Kenji Hayashida thought about committing suicide in the years after an atomic bomb was dropped on his hometown of Nagasaki.
On Sunday he will hear Pope Francis call there for a world without nuclear weapons, a message 81-year-old supports passionately.
Like many ageing survivors of the attacks on Nagasaki and Hiroshima, Hayashida hopes the pope can bring fresh international attention to the cause of nuclear abolition, and also keep alive the memory of the devastating bombings.
A day before the pope arrived in the city, Hayashida and fellow local Catholics were rehearsing the hymns they will perform for Francis when he delivers mass in Nagasaki.
“We must not use nuclear weapons. I don’t even think nuclear deterrence works,” the Hayashida told AFP at a church in the southwestern Japanese city.
He said he was “certain” that the pope – who once hoped to become a missionary to Japan – would send a strong anti-nuclear message.
Hayashida and his fellow choir members have been practicing for two months to prepare for the historic moment.
But the pope’s visit has special significance for those, like him, who survived the nuclear bombings at the end of World War II.
Hayashida was seven at the time of the US attack. He lost his mother and two brothers, and suffered severe burns on his head, arms and legs.
“I felt something was wrong with my head and I touched it. Then I saw blood all over my hand,” he recalled.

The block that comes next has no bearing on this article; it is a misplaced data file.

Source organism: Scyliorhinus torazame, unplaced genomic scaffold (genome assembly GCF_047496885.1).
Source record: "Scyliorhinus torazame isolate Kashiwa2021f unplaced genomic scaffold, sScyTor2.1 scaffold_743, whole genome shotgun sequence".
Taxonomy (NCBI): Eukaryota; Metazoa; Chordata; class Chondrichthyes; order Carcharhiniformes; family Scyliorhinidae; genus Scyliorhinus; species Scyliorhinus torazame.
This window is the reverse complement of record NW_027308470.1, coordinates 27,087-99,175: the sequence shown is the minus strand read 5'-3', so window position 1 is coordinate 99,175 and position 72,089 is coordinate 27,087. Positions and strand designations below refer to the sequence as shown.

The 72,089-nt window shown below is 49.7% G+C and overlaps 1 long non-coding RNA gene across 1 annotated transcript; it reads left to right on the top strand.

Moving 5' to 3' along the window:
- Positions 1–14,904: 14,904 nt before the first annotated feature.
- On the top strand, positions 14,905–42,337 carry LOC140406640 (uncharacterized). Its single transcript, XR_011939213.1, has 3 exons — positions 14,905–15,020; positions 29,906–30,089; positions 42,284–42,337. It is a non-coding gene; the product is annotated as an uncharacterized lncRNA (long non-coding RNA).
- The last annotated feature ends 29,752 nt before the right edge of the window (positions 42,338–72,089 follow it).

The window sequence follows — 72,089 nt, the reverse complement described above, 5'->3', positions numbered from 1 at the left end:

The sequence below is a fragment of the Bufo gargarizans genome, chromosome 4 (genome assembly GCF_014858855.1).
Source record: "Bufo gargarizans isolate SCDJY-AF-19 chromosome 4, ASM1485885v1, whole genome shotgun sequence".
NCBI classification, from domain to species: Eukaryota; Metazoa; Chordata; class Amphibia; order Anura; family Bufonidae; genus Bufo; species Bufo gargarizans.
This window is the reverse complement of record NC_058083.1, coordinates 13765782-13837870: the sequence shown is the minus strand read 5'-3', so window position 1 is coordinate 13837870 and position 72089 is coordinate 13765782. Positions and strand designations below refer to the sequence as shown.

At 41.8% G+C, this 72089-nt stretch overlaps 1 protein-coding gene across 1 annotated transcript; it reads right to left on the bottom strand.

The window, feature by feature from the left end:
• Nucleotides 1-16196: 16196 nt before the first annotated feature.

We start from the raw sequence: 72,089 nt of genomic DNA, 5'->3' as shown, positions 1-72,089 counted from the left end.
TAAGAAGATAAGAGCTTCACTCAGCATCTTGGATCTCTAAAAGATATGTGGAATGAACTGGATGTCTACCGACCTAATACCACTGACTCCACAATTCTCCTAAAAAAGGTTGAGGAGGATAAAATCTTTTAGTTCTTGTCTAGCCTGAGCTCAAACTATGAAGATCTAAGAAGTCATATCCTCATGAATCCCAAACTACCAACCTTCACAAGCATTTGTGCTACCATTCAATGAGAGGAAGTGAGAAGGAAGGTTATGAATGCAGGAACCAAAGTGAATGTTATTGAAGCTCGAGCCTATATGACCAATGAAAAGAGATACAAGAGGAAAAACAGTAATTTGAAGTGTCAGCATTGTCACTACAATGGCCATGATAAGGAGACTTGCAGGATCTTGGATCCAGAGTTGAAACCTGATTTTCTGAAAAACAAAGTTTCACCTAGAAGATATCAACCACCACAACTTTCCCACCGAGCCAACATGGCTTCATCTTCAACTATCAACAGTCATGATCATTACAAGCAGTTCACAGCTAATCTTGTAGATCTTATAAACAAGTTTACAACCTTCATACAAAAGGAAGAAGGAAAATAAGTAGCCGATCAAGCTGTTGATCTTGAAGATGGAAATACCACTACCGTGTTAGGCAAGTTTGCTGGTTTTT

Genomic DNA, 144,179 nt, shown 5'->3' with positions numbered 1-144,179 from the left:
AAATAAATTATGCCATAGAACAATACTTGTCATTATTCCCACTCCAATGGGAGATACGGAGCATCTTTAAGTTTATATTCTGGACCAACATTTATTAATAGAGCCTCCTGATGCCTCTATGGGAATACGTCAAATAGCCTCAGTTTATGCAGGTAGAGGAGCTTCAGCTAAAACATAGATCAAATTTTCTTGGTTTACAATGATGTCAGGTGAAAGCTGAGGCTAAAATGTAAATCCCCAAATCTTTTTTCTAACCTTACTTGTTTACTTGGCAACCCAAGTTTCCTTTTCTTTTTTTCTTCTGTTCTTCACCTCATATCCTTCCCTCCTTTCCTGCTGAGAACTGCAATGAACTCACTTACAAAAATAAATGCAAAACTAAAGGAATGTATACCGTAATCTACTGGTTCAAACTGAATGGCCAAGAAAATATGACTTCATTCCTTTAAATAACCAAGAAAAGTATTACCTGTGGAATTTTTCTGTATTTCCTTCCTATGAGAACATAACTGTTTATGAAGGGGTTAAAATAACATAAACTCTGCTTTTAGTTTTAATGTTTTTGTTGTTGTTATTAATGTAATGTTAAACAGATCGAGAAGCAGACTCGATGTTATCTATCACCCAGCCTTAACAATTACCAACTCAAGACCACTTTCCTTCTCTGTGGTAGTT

It took him more than six months to walk again and he became reluctant to go out for fear of people staring at his injuries.
At least 74,000 people were killed in Nagasaki when the bomb was dropped on August 9, 1945, three days after a first nuclear attack in Hiroshima killed around 140,000.
The attacks are still marked annually in Japan, but many survivors fear people are forgetting the dangers posed by nuclear weapons.
“We must not repeat the atrocity of nuclear bombs,” Minoru Moriuchi, an 82-year-old Catholic survivor in Nagasaki, told AFP.
“The Pope never meddles with politics, but I hope people listening to his message will think seriously about the nuclear issue.”
Moriuchi described a “living hell” after the bombing.
“My father’s sister ran away to our house with her two children and I never forgot this sight -- their bodies were reddish-black and completely burnt”
“Four other relatives were brought in... but they didn’t look like humans,” he said.
The pope’s visit comes at a time when many survivors feel the international consensus on the danger posed by nuclear weapons is being eroded.
North Korea has continued to fire short-range projectiles and test weaponry, while the US and Russia failed to renew a Cold War-era nuclear pact in August, triggering renewed fears of an arms race.
Next year will also see talks reviewing the nuclear Non-Proliferation Treaty (NPT), which seeks to prevent the spread of nuclear weapons and technology.
“The world is in a critical situation,” said Masako Wada, a 76-year-old survivor of the Nagasaki attack.
“In today’s Japan, not many people know about nuclear abolition. People don’t relate to the issue.”
She fears history is in danger of being forgotten as survivors age.
“Survivors are on average in their 80s. I’m horrified when I imagine the world without survivors telling their stories,” she said.
For Hayashida, the pope’s visit carries a special personal resonance because of the Christian Catholic faith that helped guide him through the aftermath of the attack.
“It wasn’t easy when I was young. I never say this to my wife, but I even thought of committing suicide before getting married,” he said.
But he now believes that God wanted him to live.
“My life was extended by the providence of God. I was left to live... to protect the faith.”